Myra here…Edi Pfeiffer has been a metabolic balance coach for about 4 years. I wanted to tell her story because she is an example of someone who is true to her plan despite obstacles. The long-term benefits of her plan have made her obstacles surmountable.
How did you first learn about metabolic balance®? In April 2012, I attended the annual national conference for homeopaths in Virginia, and I roomed with a colleague, Marci Mearns, RSHom(NA), CCH, who was on the metabolic balance program. At that time I didn’t know that one day she would become my inspiration and my metabolic balance coach.
I was amazed that she could stay on her plan while in a hotel and conference setting. We asked for a refrigerator in our room and picked up basics at a nearby store (apples, crispy rye bread, yogurt, a cooked chicken breast, vegetables, etc.). She had her scale with her, so was able to weigh all her food. She also related to me how much better she felt on her program.
When did you decide to get an individualized metabolic balance meal plan? When I started menopause I turned to the Weston A. Price Foundation principals to include more healthy fats in my diet. I do think the fats made the transition into menopause emotionally easier. I went a little crazy on the fat and meat; I love my butter and cheese! I became inflamed and overweight. I eventually gained 40 lbs. and was not feeling well.
What happened once you started the program in June of 2012? The first thing I noticed was inflammation was leaving my body. Co-workers noticed my face looking thinner and my shoes were loose. As I lost weight I found I wanted to exercise more. I had heard that losing weight would release hormones that would make me want to move more, but I didn’t believe it until I experienced it for myself. I decided to become a coach so I could help others experience the benefits I had.
How has this program helped you? It has improved my health in many ways. The fall I had in December was proof. On Christmas night I tripped while walking from my car to my home. We had just come home from visiting family and I was carrying an armload of things in my arms. I tripped on uneven concrete and fell on my shoulder. My shoulder was broken in 4 places and it was dislocated. I had to have a 4 hour surgery and stay in the hospital for 3 nights. I’m still in the healing process, my arm is in a sling and I’m taking homeopathic remedies for pain, but I realize also, how well the program is serving my recovery.
While in the hospital waiting for surgery, I had to fast for 24 hours with no water, which was one of the hardest things for me because I’ve gotten used to drinking my 2 plus liters of water. I’m surprised how much I like drinking my water, since it was so hard to get used to at first.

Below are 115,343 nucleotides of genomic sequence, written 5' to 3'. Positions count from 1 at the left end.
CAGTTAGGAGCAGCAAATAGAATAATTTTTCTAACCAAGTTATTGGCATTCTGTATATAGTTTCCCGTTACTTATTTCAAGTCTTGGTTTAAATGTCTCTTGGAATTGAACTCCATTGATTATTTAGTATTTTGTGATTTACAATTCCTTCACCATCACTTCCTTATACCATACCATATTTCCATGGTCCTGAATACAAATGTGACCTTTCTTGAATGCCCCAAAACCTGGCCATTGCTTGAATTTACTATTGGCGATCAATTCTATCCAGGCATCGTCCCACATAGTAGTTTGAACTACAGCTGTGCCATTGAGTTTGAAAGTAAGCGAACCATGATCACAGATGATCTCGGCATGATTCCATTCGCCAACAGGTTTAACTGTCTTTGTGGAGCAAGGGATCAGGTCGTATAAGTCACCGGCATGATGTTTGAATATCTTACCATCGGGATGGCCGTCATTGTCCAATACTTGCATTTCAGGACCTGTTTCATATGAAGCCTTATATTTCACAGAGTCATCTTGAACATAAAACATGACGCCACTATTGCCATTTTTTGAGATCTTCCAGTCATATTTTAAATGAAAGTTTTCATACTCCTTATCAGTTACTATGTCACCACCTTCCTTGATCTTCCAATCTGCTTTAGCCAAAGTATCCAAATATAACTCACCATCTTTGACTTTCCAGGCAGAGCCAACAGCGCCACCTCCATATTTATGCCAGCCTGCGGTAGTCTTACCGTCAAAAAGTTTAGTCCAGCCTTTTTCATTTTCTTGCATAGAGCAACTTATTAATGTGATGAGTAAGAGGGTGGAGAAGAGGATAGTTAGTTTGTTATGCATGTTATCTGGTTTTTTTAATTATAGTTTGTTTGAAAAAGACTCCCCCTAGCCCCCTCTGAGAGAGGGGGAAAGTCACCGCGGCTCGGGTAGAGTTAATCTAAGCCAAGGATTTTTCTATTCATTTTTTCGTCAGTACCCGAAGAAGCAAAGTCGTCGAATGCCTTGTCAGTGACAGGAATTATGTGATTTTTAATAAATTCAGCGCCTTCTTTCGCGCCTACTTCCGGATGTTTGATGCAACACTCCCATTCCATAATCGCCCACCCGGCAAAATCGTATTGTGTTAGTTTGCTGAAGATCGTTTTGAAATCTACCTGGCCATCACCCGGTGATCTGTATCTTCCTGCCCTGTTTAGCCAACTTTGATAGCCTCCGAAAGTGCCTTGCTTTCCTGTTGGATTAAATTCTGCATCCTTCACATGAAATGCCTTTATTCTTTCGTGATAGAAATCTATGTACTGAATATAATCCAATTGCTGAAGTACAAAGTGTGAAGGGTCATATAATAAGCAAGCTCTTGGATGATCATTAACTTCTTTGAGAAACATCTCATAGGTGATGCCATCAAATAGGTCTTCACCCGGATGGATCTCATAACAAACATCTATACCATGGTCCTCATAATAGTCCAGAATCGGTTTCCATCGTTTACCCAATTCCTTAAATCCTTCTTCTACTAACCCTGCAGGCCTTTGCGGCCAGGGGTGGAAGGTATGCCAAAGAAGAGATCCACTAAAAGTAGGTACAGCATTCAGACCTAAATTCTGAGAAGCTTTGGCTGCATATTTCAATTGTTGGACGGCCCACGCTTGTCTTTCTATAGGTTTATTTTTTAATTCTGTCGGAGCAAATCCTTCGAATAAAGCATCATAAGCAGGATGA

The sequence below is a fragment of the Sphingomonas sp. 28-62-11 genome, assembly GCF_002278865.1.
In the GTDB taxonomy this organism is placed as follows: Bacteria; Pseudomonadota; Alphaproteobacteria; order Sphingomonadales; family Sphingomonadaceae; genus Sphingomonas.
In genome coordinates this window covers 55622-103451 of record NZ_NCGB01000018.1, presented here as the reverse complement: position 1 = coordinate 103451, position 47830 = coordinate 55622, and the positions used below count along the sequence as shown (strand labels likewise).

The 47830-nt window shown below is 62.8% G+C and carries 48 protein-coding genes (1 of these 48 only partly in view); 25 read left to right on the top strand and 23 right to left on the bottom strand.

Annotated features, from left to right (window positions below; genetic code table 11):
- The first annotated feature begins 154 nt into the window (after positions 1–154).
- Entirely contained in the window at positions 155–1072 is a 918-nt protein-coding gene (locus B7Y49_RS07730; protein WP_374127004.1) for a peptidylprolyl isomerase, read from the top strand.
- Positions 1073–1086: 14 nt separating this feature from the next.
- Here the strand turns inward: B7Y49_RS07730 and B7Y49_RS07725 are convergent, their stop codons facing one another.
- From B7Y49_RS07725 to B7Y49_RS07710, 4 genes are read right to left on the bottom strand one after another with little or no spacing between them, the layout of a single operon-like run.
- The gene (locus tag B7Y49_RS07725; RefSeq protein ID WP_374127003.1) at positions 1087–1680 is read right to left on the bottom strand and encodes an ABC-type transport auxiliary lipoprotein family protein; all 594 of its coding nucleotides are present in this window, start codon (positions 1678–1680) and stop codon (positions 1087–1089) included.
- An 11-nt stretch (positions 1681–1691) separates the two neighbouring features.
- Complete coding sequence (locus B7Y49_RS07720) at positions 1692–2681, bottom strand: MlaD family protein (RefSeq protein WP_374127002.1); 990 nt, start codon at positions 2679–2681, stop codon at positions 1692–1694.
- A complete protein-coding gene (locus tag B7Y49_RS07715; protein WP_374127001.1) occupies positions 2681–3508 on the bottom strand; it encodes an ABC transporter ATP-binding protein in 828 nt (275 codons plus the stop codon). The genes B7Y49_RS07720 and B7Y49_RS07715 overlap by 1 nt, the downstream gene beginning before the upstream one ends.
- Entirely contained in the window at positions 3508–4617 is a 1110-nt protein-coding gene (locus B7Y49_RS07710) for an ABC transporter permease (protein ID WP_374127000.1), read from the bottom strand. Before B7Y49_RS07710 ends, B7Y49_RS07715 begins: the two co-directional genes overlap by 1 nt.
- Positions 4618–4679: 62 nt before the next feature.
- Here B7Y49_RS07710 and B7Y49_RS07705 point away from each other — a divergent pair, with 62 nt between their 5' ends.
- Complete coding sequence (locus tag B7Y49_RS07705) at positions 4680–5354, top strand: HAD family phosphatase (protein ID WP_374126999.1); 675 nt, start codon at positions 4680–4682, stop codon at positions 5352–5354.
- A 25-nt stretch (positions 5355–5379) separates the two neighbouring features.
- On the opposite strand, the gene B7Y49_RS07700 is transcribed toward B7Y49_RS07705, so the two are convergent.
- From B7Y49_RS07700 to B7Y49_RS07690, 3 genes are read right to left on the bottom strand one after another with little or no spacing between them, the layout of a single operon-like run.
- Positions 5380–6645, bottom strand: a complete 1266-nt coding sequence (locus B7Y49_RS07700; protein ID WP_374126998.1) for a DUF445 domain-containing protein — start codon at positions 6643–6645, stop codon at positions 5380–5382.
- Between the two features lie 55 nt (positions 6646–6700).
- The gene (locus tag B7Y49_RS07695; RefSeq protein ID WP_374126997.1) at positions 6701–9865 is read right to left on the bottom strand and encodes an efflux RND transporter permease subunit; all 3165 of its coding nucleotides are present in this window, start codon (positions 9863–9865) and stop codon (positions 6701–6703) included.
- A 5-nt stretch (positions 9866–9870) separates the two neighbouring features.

After the surgery when I finally could eat, I found the hospital food was terrible. The first thing I was served was a terrible turkey sandwich; the kind where the bread sticks to the roof of your mouth. I took it apart and made a lettuce wrap with the turkey, leaving out the anemic-looking tomato slices. I wished I could just give them my food plan and expect anything decent! Luckily, my daughter is on the program herself and she’s familiar with my plan, so she brought me some basics to the hospital. What a relief!
Because I’m so healthy and I’m not eating inflammatory foods, the healing has been faster. The surgery scar is healing nicely and my surgeon is impressed with how quickly my bone breaks are fusing back together.
Can you stay on your plan with an arm in a sling? It’s been hard not being able to cook. My husband has been doing most of the cooking, and he’s been great about weighing and cooking my foods the way I need them.
But of course, we have been eating out more. I just pick and choose. Refrain from wheat and things I know have high gluten content. I find restaurants where there are lower gluten choices. For instance, Ethiopian restaurants serve injera, a sourdough-risen flatbread. The traditional grain for injera is teff. Many restaurants mix teff dough with white flour, but you can ask for it with just teff flour which is gluten free. I also found a crepe resturant that uses buckwheat flour, another gluten free alternative. Delicious!
I’m in Phase 4 of the metabolic balance meal plan. Even without being perfect, I’ve not gained much weight. My clothes still fit. I have, of course lost muscle and have not been able to exercise. But I plan to get back to my yoga classes and hiking and bicycling as quickly as I am able!
If you would like to find out more about Edi’s work as a metabolic balance coach and a homeopath, please visit berkeleyhomeopathy.com.
I am Myra and I am a metabolic balance® coach & a homeopath. If you like this post visit my other blog. If you have helpful tips or a story you would like to share with other metabolic balancers, please contact me.